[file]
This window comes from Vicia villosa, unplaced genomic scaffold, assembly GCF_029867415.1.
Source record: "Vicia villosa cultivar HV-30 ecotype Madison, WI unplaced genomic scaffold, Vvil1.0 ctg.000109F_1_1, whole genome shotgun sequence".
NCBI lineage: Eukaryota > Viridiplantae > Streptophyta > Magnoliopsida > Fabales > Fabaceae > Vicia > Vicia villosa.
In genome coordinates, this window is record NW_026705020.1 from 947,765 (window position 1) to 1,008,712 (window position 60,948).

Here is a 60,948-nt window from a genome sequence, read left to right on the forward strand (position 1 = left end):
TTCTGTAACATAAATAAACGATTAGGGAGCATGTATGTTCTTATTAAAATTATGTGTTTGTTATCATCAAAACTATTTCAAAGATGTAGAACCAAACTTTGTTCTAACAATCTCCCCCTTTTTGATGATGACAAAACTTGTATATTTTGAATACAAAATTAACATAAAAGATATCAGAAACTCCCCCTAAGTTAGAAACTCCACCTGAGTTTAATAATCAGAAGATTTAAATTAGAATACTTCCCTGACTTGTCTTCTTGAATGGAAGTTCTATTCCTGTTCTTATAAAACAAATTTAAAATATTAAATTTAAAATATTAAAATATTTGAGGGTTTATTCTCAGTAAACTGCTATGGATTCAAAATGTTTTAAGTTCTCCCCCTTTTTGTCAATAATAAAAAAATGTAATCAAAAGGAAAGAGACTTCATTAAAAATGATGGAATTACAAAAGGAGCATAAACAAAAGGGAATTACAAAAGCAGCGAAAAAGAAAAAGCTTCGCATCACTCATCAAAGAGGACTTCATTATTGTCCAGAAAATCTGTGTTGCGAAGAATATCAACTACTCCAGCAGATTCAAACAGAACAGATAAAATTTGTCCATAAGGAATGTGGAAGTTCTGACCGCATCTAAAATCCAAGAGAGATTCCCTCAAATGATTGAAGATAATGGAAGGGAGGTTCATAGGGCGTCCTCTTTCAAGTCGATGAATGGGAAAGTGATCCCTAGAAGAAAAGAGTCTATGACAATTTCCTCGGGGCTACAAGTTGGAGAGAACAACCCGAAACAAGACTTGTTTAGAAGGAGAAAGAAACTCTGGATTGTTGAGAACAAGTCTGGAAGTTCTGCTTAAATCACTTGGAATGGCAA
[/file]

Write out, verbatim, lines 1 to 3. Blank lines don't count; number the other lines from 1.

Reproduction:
This window comes from Vicia villosa, unplaced genomic scaffold, assembly GCF_029867415.1.
Source record: "Vicia villosa cultivar HV-30 ecotype Madison, WI unplaced genomic scaffold, Vvil1.0 ctg.000109F_1_1, whole genome shotgun sequence".
NCBI lineage: Eukaryota > Viridiplantae > Streptophyta > Magnoliopsida > Fabales > Fabaceae > Vicia > Vicia villosa.